Michael Starr viewed “Gigi,” one of the original Reprise company’s final shows, as a student.
Now, the alumnus will star in Reprise 2.0’s production of “The World Goes ‘Round.”
Opening Sept. 5 at the Ralph Freud Playhouse, the rendition of the 1991 musical is the second of three shows comprising the theater company’s inaugural season. The musical consists of songs from various shows written by John Kander and Fred Ebb, such as “Cabaret” and “Chicago.” It also includes some of their lesser-known work, following Reprise 2.0’s trend of producing musicals that are rarely revived. Though it does not follow one linear plot, Starr said the musical instead weaves together the songs to showcase the variety of emotional states Kander and Ebb’s work exhibits.
“The great thing about ‘The World Goes ‘Round’ is that it’s all about showing the audience that we’re all in this together,” Starr said. “Sometimes you win, sometimes you lose, and we help each other through it.”
To piece together songs from multiple musicals, Starr said the narrative focuses on an assortment of character types, with the alum taking on multiple personas, such as a young ingenue, a handsome boy next door and a man coping with heartbreak. Starr said Kander’s and Ebb’s candor in writing about the human experience allows for the audience to relate with the characters. One scene that stands out to Starr is when he duets with alumnus Larry Cedar, during which he sings “I Don’t Remember You” from “Happy Times” and Cedar sings “Sometimes a Day Goes By” from “Woman of the Year.” The medley features two men lamenting their recent breakups with their girlfriends, and their denial towards the situation. Starr said the merging of the two songs allows the audience to relate to the characters, as they emphasize their emotional responses.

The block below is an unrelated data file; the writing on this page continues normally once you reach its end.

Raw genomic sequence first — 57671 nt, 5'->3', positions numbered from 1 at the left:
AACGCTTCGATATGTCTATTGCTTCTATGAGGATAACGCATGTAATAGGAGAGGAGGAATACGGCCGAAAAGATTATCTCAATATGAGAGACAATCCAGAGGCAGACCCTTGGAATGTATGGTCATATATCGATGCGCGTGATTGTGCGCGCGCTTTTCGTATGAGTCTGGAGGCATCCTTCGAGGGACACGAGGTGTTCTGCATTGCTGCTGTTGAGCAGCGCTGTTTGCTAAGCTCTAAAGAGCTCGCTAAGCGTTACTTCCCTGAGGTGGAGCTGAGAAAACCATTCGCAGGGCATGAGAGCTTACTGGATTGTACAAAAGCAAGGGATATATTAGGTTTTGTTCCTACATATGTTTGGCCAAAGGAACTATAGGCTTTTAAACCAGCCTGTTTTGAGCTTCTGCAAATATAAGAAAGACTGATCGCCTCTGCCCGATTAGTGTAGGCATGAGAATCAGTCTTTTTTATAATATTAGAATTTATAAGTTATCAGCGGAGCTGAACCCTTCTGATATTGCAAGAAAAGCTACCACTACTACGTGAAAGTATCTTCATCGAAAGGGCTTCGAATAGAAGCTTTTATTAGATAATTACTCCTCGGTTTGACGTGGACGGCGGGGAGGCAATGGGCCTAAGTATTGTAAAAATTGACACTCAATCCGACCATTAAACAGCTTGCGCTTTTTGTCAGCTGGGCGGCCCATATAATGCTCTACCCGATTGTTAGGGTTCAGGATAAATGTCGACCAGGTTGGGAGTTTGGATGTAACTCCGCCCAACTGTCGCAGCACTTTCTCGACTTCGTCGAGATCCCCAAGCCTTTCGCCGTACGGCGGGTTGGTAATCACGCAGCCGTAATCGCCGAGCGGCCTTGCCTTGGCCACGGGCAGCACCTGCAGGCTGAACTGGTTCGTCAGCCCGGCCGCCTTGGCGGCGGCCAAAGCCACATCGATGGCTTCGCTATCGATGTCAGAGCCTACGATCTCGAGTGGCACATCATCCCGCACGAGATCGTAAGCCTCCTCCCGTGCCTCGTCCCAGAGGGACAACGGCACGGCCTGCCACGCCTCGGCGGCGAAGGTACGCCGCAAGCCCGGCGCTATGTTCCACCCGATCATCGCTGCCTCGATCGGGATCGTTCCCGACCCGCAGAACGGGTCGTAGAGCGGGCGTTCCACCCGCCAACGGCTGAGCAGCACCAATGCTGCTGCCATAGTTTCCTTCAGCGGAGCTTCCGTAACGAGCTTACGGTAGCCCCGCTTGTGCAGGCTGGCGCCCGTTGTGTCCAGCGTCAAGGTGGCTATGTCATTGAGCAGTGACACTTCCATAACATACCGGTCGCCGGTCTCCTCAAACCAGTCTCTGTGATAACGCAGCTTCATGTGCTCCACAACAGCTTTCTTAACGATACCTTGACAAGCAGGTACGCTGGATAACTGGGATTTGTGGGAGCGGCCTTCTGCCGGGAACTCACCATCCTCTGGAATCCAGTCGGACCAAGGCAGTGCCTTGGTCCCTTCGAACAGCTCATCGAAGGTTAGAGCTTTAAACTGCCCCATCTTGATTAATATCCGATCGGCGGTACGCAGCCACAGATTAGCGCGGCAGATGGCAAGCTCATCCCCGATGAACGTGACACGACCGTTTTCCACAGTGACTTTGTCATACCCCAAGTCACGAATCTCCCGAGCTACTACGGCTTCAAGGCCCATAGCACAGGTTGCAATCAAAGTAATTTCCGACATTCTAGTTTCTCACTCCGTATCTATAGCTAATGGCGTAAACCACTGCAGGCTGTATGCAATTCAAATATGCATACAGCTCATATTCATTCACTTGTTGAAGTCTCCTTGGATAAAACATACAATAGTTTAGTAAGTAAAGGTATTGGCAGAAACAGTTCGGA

Director Richard Israel said the duet, though featuring songs from different musicals, focuses on the same human intention: to overcome isolation. The songs featured in the musical focus on specific human experiences, such as heartbreak and celebration, to exemplify the fact that the world continues to go on, Israel said.
“It brings to the forefront that we all are human beings and we all have feelings of regret and we all have feelings of joy. We all are missing something in our lives, and we all are celebrating something in our lives,” Israel said. “I think all of these songs on some level just remind us that we’re just looking for companionship.”
Producing artistic director Marcia Seligson said the company does not present more well-known musicals, such as “Cats” or “My Fair Lady,” because productions of such shows have been performed extensively around the world. Instead, they aim to feature rarely revived musical theater classics.
“The World Goes ‘Round” itself features many lesser-known treasures from musical theater, Starr said. Though many may be familiar with the songs from shows like “Cabaret,” the musical will expose audiences to many of Kander and Ebb’s more obscure works, such as “Kiss of the Spider Woman” and “The Rink,” Starr said. Looking back on musical theater history allows them to expose audiences to music they might not be familiar with, expanding their appreciation to other shows.
“I think there’s something about the idea of doing these lesser-known shows and these pieces of history that gets lost in some of the musical theater done around the world today,” Starr said. “There’s so many moments in ‘The World Goes ‘Round‘ where a song was written before you were born but you can listen to it now and completely relate to what the writers were saying.“